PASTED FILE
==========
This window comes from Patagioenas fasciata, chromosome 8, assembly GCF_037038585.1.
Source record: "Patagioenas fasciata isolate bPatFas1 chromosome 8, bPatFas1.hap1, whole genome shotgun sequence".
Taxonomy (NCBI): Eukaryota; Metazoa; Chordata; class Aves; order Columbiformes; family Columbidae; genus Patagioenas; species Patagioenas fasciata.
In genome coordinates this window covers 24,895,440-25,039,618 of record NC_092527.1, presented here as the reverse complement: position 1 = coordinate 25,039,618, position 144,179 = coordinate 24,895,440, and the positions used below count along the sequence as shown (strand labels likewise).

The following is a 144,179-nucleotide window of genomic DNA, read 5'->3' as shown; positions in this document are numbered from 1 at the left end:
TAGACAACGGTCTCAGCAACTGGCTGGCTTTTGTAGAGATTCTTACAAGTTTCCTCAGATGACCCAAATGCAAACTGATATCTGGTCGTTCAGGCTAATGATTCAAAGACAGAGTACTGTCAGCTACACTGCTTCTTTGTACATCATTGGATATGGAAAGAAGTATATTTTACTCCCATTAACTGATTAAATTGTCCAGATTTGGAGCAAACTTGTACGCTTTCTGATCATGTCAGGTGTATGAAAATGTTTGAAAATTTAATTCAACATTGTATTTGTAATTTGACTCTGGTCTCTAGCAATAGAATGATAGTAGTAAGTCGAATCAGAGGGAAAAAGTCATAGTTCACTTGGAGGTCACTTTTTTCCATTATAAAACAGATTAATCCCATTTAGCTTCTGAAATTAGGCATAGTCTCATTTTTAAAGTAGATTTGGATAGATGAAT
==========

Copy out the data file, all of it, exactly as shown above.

This window comes from Patagioenas fasciata, chromosome 8, assembly GCF_037038585.1.
Source record: "Patagioenas fasciata isolate bPatFas1 chromosome 8, bPatFas1.hap1, whole genome shotgun sequence".
Taxonomy (NCBI): Eukaryota; Metazoa; Chordata; class Aves; order Columbiformes; family Columbidae; genus Patagioenas; species Patagioenas fasciata.
In genome coordinates this window covers 24,895,440-25,039,618 of record NC_092527.1, presented here as the reverse complement: position 1 = coordinate 25,039,618, position 144,179 = coordinate 24,895,440, and the positions used below count along the sequence as shown (strand labels likewise).

The following is a 144,179-nucleotide window of genomic DNA, read 5'->3' as shown; positions in this document are numbered from 1 at the left end:
TAGACAACGGTCTCAGCAACTGGCTGGCTTTTGTAGAGATTCTTACAAGTTTCCTCAGATGACCCAAATGCAAACTGATATCTGGTCGTTCAGGCTAATGATTCAAAGACAGAGTACTGTCAGCTACACTGCTTCTTTGTACATCATTGGATATGGAAAGAAGTATATTTTACTCCCATTAACTGATTAAATTGTCCAGATTTGGAGCAAACTTGTACGCTTTCTGATCATGTCAGGTGTATGAAAATGTTTGAAAATTTAATTCAACATTGTATTTGTAATTTGACTCTGGTCTCTAGCAATAGAATGATAGTAGTAAGTCGAATCAGAGGGAAAAAGTCATAGTTCACTTGGAGGTCACTTTTTTCCATTATAAAACAGATTAATCCCATTTAGCTTCTGAAATTAGGCATAGTCTCATTTTTAAAGTAGATTTGGATAGATGAAT